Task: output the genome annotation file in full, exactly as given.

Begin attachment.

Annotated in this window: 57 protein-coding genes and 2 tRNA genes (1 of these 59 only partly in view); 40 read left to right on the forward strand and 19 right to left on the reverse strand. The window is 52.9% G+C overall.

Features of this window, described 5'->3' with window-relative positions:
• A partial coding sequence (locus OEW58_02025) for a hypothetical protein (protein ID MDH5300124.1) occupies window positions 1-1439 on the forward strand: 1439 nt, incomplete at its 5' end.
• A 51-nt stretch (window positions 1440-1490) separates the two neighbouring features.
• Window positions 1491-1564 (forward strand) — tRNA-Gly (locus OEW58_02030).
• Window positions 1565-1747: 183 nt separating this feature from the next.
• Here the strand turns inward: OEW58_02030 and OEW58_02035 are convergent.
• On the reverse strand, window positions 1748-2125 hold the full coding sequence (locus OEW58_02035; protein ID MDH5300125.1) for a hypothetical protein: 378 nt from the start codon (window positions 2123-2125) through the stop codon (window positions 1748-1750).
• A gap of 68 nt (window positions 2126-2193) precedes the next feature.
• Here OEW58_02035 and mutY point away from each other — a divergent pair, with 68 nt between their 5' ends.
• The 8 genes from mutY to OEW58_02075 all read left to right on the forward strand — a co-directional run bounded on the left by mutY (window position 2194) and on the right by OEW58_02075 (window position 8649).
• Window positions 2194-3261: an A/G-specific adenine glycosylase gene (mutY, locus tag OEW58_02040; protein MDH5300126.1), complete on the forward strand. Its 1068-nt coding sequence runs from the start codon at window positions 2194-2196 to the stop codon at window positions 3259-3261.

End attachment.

Annotated in this window: 57 protein-coding genes and 2 tRNA genes (1 of these 59 only partly in view); 40 read left to right on the forward strand and 19 right to left on the reverse strand. The window is 52.9% G+C overall.

Features of this window, described 5'->3' with window-relative positions:
• A partial coding sequence (locus OEW58_02025) for a hypothetical protein (protein ID MDH5300124.1) occupies window positions 1-1439 on the forward strand: 1439 nt, incomplete at its 5' end.
• A 51-nt stretch (window positions 1440-1490) separates the two neighbouring features.
• Window positions 1491-1564 (forward strand) — tRNA-Gly (locus OEW58_02030).
• Window positions 1565-1747: 183 nt separating this feature from the next.
• Here the strand turns inward: OEW58_02030 and OEW58_02035 are convergent.
• On the reverse strand, window positions 1748-2125 hold the full coding sequence (locus OEW58_02035; protein ID MDH5300125.1) for a hypothetical protein: 378 nt from the start codon (window positions 2123-2125) through the stop codon (window positions 1748-1750).
• A gap of 68 nt (window positions 2126-2193) precedes the next feature.
• Here OEW58_02035 and mutY point away from each other — a divergent pair, with 68 nt between their 5' ends.
• The 8 genes from mutY to OEW58_02075 all read left to right on the forward strand — a co-directional run bounded on the left by mutY (window position 2194) and on the right by OEW58_02075 (window position 8649).
• Window positions 2194-3261: an A/G-specific adenine glycosylase gene (mutY, locus tag OEW58_02040; protein MDH5300126.1), complete on the forward strand. Its 1068-nt coding sequence runs from the start codon at window positions 2194-2196 to the stop codon at window positions 3259-3261.